dont-i-have-to-be-perfectAs I read Seth’s blog on Sunday one line stood out to me in a powerful way. The words that his therapist spoke to him:

You’re not a bad person Seth.”

It stood out because immediately it reminded me of the famous line uttered over and over by Robin Williams to Matt Damon in Good Will Hunting:

It’s not your fault.”

It’s strange how the world works. We can find incredible joy in the smallest things and yet somehow also find darkness so overwhelming that we can’t see a way through it. You will undoubtedly read many explanations for why Robin Williams took his own life this week; some may be slightly accurate and some will be tabloid-esque in their sensationalism.

We convince ourselves that most of us don’t really know. That most of us have never seriously considered taking our own life. Most of us don’t feel depressed or deeply unhappy with the very person we are. Most of us are excited about today and can’t wait to see what tomorrow brings. Most of us are pretty good.

But the real truth is that none of that is true.

Many of us have considered taking our own life. Many of us have felt a deep depression at some point in our lives. Many of us can’t stand to look at our own reflection. Many of us can’t even bear to think about getting out of bed, never mind going outside. 

Many of us are not doing well (Tweet This!).

This isn’t the narrative we like to tell about ourselves though.

The deep guilt that Seth talked about is what keeps us from opening up about how we’re really doing. We’re ashamed of who we are, so we try everything in our power to avoid letting that spill out for others to see. Maybe we try and suppress that pain through porn, alcohol, or drugs, but usually we aren’t even aware where that pain rises from to know how to deal with it.

The worst way this pain manifests itself is when you feel guilty about being “you.” Where simply waking up brings about countless feelings of shame every day.

Then into this, the church has told us we are no longer sinners and we are free to not sin anymore. So much of what we get taught is all about how to be perfect despite being told in the same breath that we don’t need to be.

No wonder then that shame and guilt thrive when we’re being fed mixed messages of who we are.

If I am free but still look at porn, am I really loved? Am I really worthy of being loved? It must be me, because I’m supposed to be free aren’t I?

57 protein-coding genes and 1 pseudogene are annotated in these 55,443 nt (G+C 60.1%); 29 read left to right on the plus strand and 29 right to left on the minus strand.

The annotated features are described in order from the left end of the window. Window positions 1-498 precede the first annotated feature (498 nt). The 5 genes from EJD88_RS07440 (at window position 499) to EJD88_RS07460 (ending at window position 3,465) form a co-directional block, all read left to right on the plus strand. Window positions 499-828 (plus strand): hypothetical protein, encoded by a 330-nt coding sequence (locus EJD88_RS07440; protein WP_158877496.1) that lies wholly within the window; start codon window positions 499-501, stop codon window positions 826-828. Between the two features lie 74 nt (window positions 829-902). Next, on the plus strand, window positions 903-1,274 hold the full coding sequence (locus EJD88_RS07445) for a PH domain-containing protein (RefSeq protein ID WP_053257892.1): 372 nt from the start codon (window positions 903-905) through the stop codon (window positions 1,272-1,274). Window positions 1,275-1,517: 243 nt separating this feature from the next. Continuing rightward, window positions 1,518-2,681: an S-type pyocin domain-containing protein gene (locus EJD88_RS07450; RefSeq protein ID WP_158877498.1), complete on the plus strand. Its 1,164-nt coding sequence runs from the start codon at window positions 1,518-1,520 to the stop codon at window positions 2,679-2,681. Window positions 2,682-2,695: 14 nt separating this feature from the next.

What happened to a church demonstrating that Love is wholly adequate to free us and lets that sit for a while, allowing and trusting the beauty of that to be powerful enough to awaken us to the life that is ours?

If we preached this and showed it in our actions to others who are deep in addictions or depression by not offering pat solutions or telling them they are not trying hard enough, then I believe that we would see the veil of shame torn down.

Do we trust that enough to let go of trying to control?

Sadly, I think that often we don’t.

But if this is you today, know that there is another way. 

I’m not going to tell you it’s going to be alright, because if addictions teach us anything, it is that it might not be alright. How can it be if we’ve been controlled by them for years?

But I will tell you this. Whether it’s going to be okay or not isn’t really the point right now. The point is: it’s okay to be imperfect (Tweet This!). 

If you are kept from sharing your pain with someone because you think that not looking at porn is the ultimate goal then I have good news for you: it’s not.

The ultimate goal is learning to believe there are others exactly like you. Learning to believe that trying your hardest to beat your addiction is unhelpful if you don’t feel allowed or free enough to face your pain first. It’s okay to be you. Yes, even you. It’s okay if we see that too. You won’t be disappointing us – in fact you’ll be offering us a glimpse of grace to reveal our own pain.

Perfection is not what you should strive for, but a freedom to explore the vast array of pain that you carry. 

And through that process, may you remember:

It’s not your fault.”


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Don’t I Have to Be Perfect? by Paul Robinson is licensed under a Creative Commons Attribution-NoDerivatives 4.0 International License.
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